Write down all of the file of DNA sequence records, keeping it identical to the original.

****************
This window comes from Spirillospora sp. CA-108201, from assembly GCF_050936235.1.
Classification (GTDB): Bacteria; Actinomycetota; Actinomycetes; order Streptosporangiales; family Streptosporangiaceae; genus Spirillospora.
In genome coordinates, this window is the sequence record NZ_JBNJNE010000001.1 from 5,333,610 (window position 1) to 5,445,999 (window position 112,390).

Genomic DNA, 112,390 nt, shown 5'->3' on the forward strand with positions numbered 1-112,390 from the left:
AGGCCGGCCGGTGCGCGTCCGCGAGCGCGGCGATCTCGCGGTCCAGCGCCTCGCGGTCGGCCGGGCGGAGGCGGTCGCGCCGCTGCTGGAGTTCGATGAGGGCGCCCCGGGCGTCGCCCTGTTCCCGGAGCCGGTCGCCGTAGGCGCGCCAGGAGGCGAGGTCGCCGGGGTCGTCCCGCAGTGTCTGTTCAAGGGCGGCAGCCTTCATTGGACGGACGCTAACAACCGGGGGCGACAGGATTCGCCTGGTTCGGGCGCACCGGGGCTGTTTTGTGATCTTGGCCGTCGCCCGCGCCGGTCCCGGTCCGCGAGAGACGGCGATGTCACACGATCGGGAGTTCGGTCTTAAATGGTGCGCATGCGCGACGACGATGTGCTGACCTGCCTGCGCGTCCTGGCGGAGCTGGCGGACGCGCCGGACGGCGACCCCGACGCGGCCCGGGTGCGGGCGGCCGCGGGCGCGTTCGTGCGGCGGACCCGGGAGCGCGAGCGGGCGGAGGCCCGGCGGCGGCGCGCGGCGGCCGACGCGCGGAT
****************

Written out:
This window comes from Spirillospora sp. CA-108201, from assembly GCF_050936235.1.
Classification (GTDB): Bacteria; Actinomycetota; Actinomycetes; order Streptosporangiales; family Streptosporangiaceae; genus Spirillospora.
In genome coordinates, this window is the sequence record NZ_JBNJNE010000001.1 from 5,333,610 (window position 1) to 5,445,999 (window position 112,390).

Genomic DNA, 112,390 nt, shown 5'->3' on the forward strand with positions numbered 1-112,390 from the left:
AGGCCGGCCGGTGCGCGTCCGCGAGCGCGGCGATCTCGCGGTCCAGCGCCTCGCGGTCGGCCGGGCGGAGGCGGTCGCGCCGCTGCTGGAGTTCGATGAGGGCGCCCCGGGCGTCGCCCTGTTCCCGGAGCCGGTCGCCGTAGGCGCGCCAGGAGGCGAGGTCGCCGGGGTCGTCCCGCAGTGTCTGTTCAAGGGCGGCAGCCTTCATTGGACGGACGCTAACAACCGGGGGCGACAGGATTCGCCTGGTTCGGGCGCACCGGGGCTGTTTTGTGATCTTGGCCGTCGCCCGCGCCGGTCCCGGTCCGCGAGAGACGGCGATGTCACACGATCGGGAGTTCGGTCTTAAATGGTGCGCATGCGCGACGACGATGTGCTGACCTGCCTGCGCGTCCTGGCGGAGCTGGCGGACGCGCCGGACGGCGACCCCGACGCGGCCCGGGTGCGGGCGGCCGCGGGCGCGTTCGTGCGGCGGACCCGGGAGCGCGAGCGGGCGGAGGCCCGGCGGCGGCGCGCGGCGGCCGACGCGCGGAT